Whackalicious by F. J. Bergmann


I stood in line outside the cultural lexicon for hours but they said I was funny-looking and my mother dressed me ugly and they wouldn’t let me in and I tried to tell them that I was a personal friend of one of the owners, but he wasn’t there that day; he was out having his hairline reseeded, and I useta swear I’d never fake a nervous breakdown, but those god-damn antidepressants make you numb where you least expect it, and I guess it’s too late to be a trophy wife, even with a makeover, but I’m really lucky to have the kind of relationship where we complement each other like a gyrating pelvis and a fetus; no, no thanks, I gave at the orifice with a joyous disregard for the petty conventions of meaning and innuendo; I guess if it weren’t for lies, exaggerations and small talk I’d lead a pretty boring existence, but I make do with whatever I can get my hands on at present: the unused present is a huge responsibility, and a used responsibility is a huge present with a sparkly bow except for you can’t have your cake in bed because of the crumbs and the candles; and the frosting gets all over the spankings besides, but those crumbs are the worst because they attract mice; however, after hearing a radio show about the pleasures of feeding birds, luring vermin seemed quite entertaining, so we decided to encourage crows in our yard, which was easy cause all we had to do was throw garbage out on the lawn where they rip up the trash bags to get at it anyway and the neighbors complained but we said they were being discriminatory and they never did stop whining but I ignored the Cold War and it went away eventually, didn’t it? the malice of the blankety is a major nuisance when it’s disturbed, and if you’re not batshit ballistic you’re basically not paying attention—I’ll bet you thought all those attentions were free and I’m no lady but I like the way you slowly dissolve in alcohol and I’ll have the last millennium sunny-side up, supersize homeland-security side; hold the ketchup, hold the mustard gas, hold me close, I’m gonna hold my breath till I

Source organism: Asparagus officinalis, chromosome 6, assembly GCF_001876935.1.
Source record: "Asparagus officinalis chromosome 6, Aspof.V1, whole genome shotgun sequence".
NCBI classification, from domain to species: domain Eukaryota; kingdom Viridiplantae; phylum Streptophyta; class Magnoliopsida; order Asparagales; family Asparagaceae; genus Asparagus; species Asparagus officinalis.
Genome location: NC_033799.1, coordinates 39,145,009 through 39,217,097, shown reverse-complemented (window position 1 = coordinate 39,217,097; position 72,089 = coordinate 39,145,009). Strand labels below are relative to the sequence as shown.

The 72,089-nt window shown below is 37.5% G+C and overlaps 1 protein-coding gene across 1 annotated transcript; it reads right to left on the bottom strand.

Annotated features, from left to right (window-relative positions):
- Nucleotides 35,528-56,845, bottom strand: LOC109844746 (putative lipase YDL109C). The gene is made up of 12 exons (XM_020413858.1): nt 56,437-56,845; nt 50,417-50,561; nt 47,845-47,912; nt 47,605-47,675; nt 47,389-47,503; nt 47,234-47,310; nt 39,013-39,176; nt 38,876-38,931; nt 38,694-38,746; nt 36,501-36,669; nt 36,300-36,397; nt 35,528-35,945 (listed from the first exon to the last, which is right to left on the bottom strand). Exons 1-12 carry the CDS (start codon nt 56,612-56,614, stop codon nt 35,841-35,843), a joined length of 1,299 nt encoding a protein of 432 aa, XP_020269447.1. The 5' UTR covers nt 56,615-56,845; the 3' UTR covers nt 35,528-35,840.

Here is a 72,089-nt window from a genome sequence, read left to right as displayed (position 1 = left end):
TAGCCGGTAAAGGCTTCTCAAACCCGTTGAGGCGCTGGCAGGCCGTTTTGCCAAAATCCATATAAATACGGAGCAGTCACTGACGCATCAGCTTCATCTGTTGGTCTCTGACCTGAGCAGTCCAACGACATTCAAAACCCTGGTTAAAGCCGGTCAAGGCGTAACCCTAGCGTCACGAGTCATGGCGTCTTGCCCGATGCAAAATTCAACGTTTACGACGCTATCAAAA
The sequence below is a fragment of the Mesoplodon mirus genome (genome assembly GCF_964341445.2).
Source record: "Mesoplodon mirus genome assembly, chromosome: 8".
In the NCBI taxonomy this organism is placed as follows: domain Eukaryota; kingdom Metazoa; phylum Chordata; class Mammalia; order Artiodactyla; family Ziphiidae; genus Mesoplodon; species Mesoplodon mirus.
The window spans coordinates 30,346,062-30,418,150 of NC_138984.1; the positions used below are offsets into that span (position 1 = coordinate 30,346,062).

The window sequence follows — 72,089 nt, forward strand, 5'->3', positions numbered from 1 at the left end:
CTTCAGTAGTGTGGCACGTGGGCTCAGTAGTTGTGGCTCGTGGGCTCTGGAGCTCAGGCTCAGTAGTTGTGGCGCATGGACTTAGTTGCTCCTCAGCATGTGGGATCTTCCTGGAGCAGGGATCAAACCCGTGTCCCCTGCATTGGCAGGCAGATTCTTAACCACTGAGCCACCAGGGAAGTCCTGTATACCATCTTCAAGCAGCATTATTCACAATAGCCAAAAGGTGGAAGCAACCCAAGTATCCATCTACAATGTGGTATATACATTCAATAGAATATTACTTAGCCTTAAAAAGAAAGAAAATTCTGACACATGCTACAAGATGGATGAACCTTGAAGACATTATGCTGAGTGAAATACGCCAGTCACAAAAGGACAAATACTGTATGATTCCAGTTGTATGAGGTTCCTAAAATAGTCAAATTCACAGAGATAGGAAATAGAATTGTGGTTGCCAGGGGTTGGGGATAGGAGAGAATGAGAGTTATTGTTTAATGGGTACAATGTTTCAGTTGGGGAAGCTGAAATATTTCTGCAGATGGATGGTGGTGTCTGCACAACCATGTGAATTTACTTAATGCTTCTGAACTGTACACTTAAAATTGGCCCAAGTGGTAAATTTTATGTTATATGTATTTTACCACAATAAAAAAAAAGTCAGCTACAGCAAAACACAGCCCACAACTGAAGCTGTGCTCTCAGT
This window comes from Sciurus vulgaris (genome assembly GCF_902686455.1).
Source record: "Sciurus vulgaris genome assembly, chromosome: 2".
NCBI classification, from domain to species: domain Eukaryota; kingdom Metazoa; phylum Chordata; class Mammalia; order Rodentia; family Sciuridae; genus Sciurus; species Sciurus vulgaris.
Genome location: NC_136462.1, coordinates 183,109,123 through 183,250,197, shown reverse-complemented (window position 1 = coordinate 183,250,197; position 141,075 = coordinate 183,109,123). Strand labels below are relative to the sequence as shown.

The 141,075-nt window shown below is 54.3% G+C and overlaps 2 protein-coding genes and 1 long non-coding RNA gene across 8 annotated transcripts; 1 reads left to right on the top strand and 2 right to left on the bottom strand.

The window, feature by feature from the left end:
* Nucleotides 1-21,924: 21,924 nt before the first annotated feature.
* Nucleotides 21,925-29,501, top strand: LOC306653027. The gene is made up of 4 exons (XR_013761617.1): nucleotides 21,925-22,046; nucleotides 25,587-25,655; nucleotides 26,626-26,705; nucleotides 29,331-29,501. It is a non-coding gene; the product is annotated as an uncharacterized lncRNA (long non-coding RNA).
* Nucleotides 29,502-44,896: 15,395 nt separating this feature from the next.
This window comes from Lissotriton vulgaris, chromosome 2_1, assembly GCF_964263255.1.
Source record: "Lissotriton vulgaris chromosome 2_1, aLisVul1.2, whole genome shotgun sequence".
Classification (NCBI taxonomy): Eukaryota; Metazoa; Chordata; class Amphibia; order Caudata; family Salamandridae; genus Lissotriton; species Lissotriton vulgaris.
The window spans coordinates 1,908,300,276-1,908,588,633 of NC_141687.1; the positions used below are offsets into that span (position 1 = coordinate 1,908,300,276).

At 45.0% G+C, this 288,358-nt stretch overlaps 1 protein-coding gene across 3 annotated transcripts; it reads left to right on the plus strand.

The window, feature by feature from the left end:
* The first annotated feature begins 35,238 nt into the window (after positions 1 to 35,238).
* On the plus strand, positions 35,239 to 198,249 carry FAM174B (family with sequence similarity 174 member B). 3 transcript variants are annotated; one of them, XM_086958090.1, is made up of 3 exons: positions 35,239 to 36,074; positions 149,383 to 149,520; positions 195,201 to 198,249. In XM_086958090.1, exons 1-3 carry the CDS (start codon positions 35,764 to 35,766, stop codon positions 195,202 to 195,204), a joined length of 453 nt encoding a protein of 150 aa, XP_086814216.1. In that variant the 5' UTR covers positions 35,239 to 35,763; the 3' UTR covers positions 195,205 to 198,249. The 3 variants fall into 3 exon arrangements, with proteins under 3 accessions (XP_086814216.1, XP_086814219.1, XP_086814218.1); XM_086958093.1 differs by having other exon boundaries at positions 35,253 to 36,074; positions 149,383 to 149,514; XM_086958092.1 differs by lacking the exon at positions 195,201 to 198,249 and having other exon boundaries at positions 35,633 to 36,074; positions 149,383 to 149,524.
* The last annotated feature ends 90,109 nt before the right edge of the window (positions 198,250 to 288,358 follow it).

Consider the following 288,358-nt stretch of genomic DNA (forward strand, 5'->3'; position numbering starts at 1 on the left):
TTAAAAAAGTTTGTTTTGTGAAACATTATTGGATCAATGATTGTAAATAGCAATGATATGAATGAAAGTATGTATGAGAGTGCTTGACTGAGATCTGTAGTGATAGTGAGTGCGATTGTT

F. J. Bergmann edits poetry for Mobius: The Journal of Social Change and imagines tragedies on or near exoplanets. She has competed at National Poetry Slam as a member of the Madison, WI, Urban Spoken Word team. Her work appears irregularly in Abyss & Apex, Analog, Asimov’s SF, and elsewhere in the alphabet. She thinks imagination can compensate for anything.

Editor’s Note and Image Credit: A farcical rant on society and relationships—in effect, theater of the absurd; a complementing abstract image [pngtree].